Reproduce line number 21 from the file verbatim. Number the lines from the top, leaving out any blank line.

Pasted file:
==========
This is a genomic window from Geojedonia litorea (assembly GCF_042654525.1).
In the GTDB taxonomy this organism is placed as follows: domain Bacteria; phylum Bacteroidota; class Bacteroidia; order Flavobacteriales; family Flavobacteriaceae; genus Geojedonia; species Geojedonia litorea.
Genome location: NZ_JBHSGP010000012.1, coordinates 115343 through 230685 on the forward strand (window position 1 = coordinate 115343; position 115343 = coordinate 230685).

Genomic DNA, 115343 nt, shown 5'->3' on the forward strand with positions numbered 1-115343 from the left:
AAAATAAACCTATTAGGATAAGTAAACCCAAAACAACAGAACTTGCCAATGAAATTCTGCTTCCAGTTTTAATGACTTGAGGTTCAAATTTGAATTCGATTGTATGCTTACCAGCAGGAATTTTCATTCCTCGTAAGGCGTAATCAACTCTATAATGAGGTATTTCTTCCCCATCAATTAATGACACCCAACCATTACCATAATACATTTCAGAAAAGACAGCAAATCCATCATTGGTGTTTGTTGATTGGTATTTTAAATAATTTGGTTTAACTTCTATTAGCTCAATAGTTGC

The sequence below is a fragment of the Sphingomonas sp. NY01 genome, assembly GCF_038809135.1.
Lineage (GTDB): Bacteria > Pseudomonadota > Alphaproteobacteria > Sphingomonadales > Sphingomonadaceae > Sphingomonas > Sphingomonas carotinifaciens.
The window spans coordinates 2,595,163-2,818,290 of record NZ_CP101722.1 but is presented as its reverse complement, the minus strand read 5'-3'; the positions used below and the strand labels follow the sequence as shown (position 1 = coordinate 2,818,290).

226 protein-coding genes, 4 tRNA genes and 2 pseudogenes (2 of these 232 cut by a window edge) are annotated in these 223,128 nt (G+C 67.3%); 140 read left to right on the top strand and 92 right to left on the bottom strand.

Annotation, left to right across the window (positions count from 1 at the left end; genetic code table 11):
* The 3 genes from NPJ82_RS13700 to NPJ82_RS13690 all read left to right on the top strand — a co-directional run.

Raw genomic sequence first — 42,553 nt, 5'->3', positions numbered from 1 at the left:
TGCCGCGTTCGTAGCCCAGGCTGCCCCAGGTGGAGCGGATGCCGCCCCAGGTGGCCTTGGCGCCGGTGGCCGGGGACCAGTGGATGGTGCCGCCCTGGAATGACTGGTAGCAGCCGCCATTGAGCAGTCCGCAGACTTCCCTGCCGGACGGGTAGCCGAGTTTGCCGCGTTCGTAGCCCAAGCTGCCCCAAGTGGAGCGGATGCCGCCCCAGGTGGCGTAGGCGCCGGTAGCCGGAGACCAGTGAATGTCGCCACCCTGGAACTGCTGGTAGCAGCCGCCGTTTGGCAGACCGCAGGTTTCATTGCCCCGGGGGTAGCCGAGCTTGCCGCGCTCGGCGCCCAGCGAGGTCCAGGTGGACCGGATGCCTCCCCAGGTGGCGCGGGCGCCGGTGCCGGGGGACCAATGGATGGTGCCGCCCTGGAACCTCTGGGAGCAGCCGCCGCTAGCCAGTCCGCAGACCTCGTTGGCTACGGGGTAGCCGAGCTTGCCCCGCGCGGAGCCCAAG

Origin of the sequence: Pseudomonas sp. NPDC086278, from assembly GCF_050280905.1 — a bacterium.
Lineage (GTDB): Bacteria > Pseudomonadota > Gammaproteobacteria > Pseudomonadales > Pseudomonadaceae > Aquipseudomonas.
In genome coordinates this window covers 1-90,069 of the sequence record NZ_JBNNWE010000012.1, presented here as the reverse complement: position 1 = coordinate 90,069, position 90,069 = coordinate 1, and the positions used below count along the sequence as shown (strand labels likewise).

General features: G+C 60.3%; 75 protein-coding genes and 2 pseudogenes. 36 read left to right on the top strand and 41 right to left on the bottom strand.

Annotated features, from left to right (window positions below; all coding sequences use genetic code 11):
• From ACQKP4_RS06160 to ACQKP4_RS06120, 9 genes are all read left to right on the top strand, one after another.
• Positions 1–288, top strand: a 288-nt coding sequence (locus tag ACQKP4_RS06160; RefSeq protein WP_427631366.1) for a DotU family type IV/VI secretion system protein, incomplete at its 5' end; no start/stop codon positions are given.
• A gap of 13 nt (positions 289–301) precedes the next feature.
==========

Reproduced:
• A gap of 13 nt (positions 289–301) precedes the next feature.